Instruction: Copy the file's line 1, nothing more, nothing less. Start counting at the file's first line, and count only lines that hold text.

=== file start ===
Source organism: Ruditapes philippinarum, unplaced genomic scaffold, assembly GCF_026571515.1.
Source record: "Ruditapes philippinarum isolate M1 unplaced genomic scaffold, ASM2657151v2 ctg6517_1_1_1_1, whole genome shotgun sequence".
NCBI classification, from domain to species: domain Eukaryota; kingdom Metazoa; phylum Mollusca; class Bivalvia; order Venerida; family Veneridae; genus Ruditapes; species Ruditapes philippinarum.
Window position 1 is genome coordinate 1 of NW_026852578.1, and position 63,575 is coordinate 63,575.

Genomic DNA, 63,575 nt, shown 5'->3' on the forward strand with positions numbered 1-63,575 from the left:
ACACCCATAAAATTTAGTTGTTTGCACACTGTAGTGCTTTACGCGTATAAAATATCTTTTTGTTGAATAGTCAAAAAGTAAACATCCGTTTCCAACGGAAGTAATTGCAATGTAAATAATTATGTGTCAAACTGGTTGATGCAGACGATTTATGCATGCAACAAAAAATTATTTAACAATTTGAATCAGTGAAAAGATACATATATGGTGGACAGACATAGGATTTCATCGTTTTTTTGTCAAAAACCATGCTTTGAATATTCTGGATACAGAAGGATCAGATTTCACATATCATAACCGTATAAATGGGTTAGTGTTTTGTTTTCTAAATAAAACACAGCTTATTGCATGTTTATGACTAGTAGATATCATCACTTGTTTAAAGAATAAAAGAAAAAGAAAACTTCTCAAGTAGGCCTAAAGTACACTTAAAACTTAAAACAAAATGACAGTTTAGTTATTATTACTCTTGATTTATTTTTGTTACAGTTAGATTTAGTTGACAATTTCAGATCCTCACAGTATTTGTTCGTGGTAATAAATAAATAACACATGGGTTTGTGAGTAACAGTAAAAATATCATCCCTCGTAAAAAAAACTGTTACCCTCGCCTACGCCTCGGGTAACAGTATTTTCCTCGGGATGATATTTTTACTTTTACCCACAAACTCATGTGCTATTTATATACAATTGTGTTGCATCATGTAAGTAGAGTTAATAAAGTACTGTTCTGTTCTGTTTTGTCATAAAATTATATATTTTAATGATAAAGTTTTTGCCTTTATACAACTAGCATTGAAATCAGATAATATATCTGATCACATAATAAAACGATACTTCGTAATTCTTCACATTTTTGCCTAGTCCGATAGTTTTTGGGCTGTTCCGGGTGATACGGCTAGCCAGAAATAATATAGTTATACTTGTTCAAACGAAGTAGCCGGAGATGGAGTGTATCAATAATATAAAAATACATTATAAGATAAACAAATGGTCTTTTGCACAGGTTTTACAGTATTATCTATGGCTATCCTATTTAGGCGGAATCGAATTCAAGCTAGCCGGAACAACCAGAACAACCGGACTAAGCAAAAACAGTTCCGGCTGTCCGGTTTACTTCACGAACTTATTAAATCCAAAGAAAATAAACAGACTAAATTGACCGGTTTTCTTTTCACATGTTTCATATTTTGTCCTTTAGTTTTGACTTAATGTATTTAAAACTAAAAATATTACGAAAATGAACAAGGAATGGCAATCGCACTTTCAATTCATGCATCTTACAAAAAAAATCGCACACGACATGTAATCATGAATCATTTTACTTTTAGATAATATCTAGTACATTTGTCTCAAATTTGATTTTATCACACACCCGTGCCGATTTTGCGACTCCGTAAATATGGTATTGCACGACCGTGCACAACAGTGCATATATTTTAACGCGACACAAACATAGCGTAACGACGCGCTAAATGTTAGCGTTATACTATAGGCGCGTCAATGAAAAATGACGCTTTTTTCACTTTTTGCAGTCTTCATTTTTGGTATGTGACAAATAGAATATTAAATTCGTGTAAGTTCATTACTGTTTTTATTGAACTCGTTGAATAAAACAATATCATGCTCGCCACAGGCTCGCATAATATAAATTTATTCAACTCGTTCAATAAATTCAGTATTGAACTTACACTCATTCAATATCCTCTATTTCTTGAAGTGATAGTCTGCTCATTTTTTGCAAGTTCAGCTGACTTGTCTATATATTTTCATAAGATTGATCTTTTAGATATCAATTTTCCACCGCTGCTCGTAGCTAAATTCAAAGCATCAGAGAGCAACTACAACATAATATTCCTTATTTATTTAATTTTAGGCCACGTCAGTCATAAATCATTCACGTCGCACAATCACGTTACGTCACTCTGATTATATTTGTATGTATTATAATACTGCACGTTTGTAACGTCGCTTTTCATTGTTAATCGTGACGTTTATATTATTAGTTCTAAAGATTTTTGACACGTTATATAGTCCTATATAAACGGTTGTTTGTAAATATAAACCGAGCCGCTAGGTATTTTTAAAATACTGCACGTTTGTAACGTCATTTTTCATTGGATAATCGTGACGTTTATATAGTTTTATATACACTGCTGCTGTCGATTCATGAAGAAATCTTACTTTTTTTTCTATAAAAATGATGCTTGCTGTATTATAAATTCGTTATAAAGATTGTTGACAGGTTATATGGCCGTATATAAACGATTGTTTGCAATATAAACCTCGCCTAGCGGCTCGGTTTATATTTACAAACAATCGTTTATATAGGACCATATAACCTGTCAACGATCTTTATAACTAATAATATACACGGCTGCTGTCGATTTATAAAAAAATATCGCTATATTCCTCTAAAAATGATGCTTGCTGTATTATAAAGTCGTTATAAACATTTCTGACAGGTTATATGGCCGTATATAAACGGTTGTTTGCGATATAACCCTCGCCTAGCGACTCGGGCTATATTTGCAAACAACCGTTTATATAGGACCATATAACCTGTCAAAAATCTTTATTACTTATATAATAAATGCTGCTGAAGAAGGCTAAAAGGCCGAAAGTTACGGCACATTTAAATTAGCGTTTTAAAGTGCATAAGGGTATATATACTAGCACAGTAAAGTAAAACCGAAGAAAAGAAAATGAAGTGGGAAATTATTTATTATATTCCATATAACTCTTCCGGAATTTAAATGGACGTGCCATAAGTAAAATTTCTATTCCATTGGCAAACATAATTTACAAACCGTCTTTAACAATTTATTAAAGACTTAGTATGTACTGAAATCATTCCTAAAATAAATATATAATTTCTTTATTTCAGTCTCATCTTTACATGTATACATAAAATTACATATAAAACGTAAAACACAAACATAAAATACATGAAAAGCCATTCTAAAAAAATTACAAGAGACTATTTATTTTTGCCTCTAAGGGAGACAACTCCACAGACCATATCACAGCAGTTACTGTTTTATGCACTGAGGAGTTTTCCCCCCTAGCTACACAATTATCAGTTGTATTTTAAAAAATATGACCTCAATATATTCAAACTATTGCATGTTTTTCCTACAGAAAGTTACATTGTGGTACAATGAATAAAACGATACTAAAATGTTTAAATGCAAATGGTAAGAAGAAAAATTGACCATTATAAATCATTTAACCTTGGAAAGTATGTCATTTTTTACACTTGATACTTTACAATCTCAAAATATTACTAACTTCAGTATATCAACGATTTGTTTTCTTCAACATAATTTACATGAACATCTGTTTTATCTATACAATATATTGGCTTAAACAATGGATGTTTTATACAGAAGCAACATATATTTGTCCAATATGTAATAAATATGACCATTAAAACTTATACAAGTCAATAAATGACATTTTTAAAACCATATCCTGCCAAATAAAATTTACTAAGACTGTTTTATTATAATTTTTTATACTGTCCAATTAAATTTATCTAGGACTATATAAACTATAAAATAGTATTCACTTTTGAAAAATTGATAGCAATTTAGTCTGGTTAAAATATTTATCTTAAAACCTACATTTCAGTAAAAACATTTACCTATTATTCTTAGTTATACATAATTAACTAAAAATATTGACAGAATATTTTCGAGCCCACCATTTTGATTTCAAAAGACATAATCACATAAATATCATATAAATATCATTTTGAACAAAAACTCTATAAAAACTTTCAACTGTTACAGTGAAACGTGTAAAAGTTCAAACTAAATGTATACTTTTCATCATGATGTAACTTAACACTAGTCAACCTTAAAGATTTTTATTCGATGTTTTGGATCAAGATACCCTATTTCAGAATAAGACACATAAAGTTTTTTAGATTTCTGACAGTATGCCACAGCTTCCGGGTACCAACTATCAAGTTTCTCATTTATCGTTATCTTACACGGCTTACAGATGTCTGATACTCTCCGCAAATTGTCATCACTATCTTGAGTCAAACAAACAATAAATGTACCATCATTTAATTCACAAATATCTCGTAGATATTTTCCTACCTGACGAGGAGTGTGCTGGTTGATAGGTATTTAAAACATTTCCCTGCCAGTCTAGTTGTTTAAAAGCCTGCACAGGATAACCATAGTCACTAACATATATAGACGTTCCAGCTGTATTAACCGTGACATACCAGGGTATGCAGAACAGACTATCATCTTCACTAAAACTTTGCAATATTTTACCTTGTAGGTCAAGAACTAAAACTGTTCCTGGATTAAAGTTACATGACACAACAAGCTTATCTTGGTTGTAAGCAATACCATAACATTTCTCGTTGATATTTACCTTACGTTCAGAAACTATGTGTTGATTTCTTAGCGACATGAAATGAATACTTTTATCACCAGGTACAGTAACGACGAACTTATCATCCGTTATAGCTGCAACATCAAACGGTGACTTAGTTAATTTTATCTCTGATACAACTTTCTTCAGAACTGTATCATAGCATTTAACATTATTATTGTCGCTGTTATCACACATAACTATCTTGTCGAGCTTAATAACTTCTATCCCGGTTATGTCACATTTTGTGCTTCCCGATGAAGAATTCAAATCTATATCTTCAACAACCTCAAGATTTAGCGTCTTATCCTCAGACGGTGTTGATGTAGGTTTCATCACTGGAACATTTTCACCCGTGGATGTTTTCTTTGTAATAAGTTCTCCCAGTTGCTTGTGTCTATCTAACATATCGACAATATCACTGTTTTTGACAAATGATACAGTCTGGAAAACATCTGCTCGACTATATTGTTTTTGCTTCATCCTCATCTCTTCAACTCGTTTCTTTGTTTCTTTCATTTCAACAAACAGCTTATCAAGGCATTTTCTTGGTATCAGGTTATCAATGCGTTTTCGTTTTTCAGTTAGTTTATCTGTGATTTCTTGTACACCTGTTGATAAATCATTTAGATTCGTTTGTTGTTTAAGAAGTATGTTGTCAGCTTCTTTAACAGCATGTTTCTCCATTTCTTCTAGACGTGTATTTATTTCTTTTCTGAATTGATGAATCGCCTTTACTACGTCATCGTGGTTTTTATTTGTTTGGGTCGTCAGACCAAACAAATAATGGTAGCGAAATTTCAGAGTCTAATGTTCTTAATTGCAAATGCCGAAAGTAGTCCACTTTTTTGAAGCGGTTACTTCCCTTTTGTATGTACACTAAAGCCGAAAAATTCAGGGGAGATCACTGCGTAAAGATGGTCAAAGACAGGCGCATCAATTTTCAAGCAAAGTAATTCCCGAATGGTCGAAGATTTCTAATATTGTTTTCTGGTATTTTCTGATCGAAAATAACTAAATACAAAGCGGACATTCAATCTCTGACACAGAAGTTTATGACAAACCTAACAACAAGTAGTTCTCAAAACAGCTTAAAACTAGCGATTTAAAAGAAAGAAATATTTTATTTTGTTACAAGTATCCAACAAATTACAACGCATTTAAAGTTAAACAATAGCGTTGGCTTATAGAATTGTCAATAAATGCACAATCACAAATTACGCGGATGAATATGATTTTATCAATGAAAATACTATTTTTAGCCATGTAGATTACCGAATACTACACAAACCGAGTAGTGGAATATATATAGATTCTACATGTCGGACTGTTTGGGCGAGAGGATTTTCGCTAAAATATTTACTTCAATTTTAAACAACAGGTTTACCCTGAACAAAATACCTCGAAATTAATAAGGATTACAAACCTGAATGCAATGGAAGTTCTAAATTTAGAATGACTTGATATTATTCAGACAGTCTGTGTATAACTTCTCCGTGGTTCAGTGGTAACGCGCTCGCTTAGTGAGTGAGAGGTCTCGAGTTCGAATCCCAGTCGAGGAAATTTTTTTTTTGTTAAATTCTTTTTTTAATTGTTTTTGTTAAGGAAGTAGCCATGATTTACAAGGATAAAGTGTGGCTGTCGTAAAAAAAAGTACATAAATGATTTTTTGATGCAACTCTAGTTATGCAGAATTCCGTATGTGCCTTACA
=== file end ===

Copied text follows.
Source organism: Ruditapes philippinarum, unplaced genomic scaffold, assembly GCF_026571515.1.